St George & the Dragon Parallax Sculpture

St. George and the Dragon Parallax Cross

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St. George's Cathedral

Perth, Australia

Steel, gold leaf, wood

2009

 

Other works employing the Parallax concept.

When approaching this sculpture from the front at the optimum viewing distance a perfect cross will be seen, defined by seven “floating” equilateral gilded gold squares supported by vertical “lines” that are actually the edges of the profile plates.  As the viewers angle of observation changes, one will begin to see the edges of the profile plates give way to the dimensional image of St. George on horseback slaying the Dragon.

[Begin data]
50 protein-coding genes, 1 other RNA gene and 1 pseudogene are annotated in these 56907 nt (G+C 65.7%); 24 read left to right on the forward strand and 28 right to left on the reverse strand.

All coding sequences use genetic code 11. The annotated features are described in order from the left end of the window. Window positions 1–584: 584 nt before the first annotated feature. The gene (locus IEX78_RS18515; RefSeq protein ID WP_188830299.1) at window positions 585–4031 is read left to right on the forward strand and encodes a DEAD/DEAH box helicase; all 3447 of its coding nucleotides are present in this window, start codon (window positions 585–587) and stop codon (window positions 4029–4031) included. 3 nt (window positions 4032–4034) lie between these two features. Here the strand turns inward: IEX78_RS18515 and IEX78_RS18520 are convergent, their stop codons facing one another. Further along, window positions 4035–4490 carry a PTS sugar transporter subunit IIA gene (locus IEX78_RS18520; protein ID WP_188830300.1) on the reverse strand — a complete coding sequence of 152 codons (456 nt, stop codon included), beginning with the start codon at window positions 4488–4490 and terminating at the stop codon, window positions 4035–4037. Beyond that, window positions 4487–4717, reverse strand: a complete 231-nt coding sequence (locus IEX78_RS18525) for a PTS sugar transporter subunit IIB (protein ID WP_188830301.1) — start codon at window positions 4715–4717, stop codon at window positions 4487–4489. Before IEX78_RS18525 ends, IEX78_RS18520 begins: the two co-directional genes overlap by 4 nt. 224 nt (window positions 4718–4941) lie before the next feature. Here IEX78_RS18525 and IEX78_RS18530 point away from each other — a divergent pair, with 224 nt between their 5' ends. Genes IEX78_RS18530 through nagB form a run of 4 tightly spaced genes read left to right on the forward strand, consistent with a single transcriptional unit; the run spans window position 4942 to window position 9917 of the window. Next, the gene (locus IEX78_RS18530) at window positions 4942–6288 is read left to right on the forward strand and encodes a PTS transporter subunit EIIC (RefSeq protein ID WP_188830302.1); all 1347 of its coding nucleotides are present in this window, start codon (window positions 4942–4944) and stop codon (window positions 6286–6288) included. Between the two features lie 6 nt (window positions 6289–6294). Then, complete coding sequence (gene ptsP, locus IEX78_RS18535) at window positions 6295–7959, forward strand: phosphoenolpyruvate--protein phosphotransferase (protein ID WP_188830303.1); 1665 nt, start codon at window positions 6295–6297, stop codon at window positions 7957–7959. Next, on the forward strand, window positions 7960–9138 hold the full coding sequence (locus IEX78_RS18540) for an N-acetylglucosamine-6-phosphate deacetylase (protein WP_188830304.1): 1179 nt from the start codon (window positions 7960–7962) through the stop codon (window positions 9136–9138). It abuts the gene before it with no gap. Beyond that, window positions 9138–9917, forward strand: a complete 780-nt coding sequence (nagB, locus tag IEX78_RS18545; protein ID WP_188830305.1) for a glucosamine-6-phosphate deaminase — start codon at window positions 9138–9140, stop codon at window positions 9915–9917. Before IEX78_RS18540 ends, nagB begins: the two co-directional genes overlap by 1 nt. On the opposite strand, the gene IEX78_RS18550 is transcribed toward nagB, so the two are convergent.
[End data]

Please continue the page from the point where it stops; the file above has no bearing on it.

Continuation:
The seven squares that define the cross are embedded perpendicular to the profile plates and also act as structural elements.  The thirteen profile plates which depict St. George on horseback driving a lance into the dragon, are parallel to one another along the long axis of the sculpture.  They are designed to visually interact so as to give dimension and mass to a structure that is seen only as a series of vertical lines or edges and a Cross from the initial viewing angle.